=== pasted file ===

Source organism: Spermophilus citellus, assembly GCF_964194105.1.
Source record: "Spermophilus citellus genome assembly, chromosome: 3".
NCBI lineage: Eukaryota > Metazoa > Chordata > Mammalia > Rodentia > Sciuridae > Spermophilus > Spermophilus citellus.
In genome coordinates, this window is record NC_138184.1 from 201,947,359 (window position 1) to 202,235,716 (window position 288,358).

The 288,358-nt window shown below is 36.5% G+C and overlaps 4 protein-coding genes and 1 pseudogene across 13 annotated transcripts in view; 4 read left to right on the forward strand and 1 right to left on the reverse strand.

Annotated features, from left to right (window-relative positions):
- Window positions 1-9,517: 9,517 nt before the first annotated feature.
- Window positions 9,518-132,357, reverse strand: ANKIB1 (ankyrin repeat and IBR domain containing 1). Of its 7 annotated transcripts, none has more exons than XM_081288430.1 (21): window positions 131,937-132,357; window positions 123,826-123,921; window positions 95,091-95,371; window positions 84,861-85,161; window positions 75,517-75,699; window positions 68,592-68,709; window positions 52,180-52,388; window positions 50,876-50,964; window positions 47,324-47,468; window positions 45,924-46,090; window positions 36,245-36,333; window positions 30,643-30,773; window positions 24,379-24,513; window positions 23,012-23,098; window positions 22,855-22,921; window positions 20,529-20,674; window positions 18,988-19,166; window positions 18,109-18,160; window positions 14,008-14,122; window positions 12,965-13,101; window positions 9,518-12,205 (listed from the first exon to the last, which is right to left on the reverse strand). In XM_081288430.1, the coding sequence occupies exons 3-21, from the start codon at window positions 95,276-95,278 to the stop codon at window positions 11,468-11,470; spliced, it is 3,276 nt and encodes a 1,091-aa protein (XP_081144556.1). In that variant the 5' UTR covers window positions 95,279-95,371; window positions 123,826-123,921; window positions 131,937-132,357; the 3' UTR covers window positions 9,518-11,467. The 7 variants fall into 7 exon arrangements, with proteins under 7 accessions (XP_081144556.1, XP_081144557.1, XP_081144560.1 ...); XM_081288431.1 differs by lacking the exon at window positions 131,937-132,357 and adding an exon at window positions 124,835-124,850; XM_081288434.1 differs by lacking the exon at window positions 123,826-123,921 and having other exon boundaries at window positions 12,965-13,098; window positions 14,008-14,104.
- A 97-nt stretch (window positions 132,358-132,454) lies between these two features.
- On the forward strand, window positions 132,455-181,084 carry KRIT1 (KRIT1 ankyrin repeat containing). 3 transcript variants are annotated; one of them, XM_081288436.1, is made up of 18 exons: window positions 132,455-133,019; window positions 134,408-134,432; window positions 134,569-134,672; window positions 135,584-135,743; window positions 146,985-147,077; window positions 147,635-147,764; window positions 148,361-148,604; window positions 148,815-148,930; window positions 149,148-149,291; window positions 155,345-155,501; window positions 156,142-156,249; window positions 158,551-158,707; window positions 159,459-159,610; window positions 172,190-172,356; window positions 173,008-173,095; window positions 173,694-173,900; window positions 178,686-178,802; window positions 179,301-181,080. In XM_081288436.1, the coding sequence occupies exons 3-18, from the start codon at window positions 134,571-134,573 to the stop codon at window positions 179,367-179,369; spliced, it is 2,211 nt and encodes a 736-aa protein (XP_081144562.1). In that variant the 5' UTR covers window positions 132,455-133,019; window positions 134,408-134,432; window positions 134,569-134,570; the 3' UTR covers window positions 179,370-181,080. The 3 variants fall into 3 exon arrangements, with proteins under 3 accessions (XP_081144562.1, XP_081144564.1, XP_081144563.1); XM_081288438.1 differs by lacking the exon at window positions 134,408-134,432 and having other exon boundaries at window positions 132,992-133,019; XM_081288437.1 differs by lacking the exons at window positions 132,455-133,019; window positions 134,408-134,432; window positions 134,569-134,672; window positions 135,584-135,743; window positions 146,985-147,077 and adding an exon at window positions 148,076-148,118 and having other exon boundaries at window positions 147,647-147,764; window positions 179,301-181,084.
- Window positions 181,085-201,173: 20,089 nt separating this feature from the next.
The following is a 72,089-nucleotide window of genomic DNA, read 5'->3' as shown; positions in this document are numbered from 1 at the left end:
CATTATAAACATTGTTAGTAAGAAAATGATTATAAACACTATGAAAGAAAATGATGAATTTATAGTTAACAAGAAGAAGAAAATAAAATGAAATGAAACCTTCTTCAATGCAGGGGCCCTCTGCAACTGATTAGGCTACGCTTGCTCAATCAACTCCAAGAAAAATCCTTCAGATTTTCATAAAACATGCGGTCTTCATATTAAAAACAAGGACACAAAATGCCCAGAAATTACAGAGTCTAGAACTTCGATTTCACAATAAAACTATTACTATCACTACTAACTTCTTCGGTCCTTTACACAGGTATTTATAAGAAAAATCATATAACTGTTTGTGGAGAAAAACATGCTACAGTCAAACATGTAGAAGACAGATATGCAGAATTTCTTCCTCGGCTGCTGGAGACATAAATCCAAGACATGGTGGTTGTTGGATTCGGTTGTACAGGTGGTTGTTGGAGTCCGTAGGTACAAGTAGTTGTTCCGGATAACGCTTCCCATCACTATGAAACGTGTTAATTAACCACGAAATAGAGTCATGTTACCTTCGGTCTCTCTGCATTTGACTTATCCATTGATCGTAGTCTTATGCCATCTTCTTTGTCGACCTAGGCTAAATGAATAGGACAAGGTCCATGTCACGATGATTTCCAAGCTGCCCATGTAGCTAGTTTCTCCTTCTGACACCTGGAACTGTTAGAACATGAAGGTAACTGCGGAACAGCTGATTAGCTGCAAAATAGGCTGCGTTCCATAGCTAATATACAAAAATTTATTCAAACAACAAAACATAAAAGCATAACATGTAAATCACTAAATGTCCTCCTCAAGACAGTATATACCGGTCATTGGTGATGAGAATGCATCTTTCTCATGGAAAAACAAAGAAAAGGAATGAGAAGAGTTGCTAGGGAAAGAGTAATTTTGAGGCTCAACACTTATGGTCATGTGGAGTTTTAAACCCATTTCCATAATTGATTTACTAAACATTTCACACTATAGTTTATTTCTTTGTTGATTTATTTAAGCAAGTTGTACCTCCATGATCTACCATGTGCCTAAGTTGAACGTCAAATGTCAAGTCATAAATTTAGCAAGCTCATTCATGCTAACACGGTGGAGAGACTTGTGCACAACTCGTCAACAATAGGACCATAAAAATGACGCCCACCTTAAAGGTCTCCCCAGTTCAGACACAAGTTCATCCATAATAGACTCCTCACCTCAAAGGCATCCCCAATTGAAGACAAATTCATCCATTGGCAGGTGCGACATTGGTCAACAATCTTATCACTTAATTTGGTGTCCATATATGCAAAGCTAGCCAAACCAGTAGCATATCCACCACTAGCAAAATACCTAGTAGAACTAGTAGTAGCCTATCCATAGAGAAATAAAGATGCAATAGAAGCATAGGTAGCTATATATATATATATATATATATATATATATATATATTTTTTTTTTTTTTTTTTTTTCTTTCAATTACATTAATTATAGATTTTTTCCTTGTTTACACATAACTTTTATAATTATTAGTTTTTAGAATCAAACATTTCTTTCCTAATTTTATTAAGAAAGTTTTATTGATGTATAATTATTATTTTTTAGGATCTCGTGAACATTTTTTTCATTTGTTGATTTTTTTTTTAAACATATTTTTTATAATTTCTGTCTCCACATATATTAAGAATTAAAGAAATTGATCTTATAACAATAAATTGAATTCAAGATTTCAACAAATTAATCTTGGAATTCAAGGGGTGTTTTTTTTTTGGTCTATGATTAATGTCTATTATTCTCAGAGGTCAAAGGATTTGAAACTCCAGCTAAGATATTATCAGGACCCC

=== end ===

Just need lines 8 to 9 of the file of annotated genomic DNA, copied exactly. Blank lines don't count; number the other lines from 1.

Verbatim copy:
- Window positions 9,518-132,357, reverse strand: ANKIB1 (ankyrin repeat and IBR domain containing 1). Of its 7 annotated transcripts, none has more exons than XM_081288430.1 (21): window positions 131,937-132,357; window positions 123,826-123,921; window positions 95,091-95,371; window positions 84,861-85,161; window positions 75,517-75,699; window positions 68,592-68,709; window positions 52,180-52,388; window positions 50,876-50,964; window positions 47,324-47,468; window positions 45,924-46,090; window positions 36,245-36,333; window positions 30,643-30,773; window positions 24,379-24,513; window positions 23,012-23,098; window positions 22,855-22,921; window positions 20,529-20,674; window positions 18,988-19,166; window positions 18,109-18,160; window positions 14,008-14,122; window positions 12,965-13,101; window positions 9,518-12,205 (listed from the first exon to the last, which is right to left on the reverse strand). In XM_081288430.1, the coding sequence occupies exons 3-21, from the start codon at window positions 95,276-95,278 to the stop codon at window positions 11,468-11,470; spliced, it is 3,276 nt and encodes a 1,091-aa protein (XP_081144556.1). In that variant the 5' UTR covers window positions 95,279-95,371; window positions 123,826-123,921; window positions 131,937-132,357; the 3' UTR covers window positions 9,518-11,467. The 7 variants fall into 7 exon arrangements, with proteins under 7 accessions (XP_081144556.1, XP_081144557.1, XP_081144560.1 ...); XM_081288431.1 differs by lacking the exon at window positions 131,937-132,357 and adding an exon at window positions 124,835-124,850; XM_081288434.1 differs by lacking the exon at window positions 123,826-123,921 and having other exon boundaries at window positions 12,965-13,098; window positions 14,008-14,104.
- A 97-nt stretch (window positions 132,358-132,454) lies between these two features.